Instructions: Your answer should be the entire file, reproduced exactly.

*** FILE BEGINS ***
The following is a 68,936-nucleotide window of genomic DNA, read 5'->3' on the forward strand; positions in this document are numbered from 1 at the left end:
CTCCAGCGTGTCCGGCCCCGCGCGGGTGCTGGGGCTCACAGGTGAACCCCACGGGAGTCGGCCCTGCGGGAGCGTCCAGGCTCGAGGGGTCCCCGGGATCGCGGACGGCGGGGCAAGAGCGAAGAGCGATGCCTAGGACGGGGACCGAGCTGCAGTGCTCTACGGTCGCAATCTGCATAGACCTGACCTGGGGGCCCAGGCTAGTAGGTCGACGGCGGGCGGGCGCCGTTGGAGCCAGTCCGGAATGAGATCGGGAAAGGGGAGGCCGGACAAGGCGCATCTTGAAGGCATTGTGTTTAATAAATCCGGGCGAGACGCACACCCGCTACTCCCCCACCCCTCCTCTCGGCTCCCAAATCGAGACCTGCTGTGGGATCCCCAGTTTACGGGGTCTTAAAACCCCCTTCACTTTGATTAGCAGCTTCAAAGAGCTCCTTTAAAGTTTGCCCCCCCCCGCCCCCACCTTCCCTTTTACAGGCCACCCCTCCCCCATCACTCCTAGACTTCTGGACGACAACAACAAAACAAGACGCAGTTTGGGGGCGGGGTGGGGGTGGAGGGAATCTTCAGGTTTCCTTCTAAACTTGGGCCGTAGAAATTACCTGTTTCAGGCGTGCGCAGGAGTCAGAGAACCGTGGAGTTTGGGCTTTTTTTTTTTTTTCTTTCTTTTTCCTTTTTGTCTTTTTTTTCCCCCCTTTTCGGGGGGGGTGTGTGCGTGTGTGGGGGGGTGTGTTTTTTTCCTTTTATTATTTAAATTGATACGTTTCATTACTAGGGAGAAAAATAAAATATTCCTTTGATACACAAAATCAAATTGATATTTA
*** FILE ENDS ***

The following is a 68,936-nucleotide window of genomic DNA, read 5'->3' on the forward strand; positions in this document are numbered from 1 at the left end:
CTCCAGCGTGTCCGGCCCCGCGCGGGTGCTGGGGCTCACAGGTGAACCCCACGGGAGTCGGCCCTGCGGGAGCGTCCAGGCTCGAGGGGTCCCCGGGATCGCGGACGGCGGGGCAAGAGCGAAGAGCGATGCCTAGGACGGGGACCGAGCTGCAGTGCTCTACGGTCGCAATCTGCATAGACCTGACCTGGGGGCCCAGGCTAGTAGGTCGACGGCGGGCGGGCGCCGTTGGAGCCAGTCCGGAATGAGATCGGGAAAGGGGAGGCCGGACAAGGCGCATCTTGAAGGCATTGTGTTTAATAAATCCGGGCGAGACGCACACCCGCTACTCCCCCACCCCTCCTCTCGGCTCCCAAATCGAGACCTGCTGTGGGATCCCCAGTTTACGGGGTCTTAAAACCCCCTTCACTTTGATTAGCAGCTTCAAAGAGCTCCTTTAAAGTTTGCCCCCCCCCGCCCCCACCTTCCCTTTTACAGGCCACCCCTCCCCCATCACTCCTAGACTTCTGGACGACAACAACAAAACAAGACGCAGTTTGGGGGCGGGGTGGGGGTGGAGGGAATCTTCAGGTTTCCTTCTAAACTTGGGCCGTAGAAATTACCTGTTTCAGGCGTGCGCAGGAGTCAGAGAACCGTGGAGTTTGGGCTTTTTTTTTTTTTTCTTTCTTTTTCCTTTTTGTCTTTTTTTTCCCCCCTTTTCGGGGGGGGTGTGTGCGTGTGTGGGGGGGTGTGTTTTTTTCCTTTTATTATTTAAATTGATACGTTTCATTACTAGGGAGAAAAATAAAATATTCCTTTGATACACAAAATCAAATTGATATTTA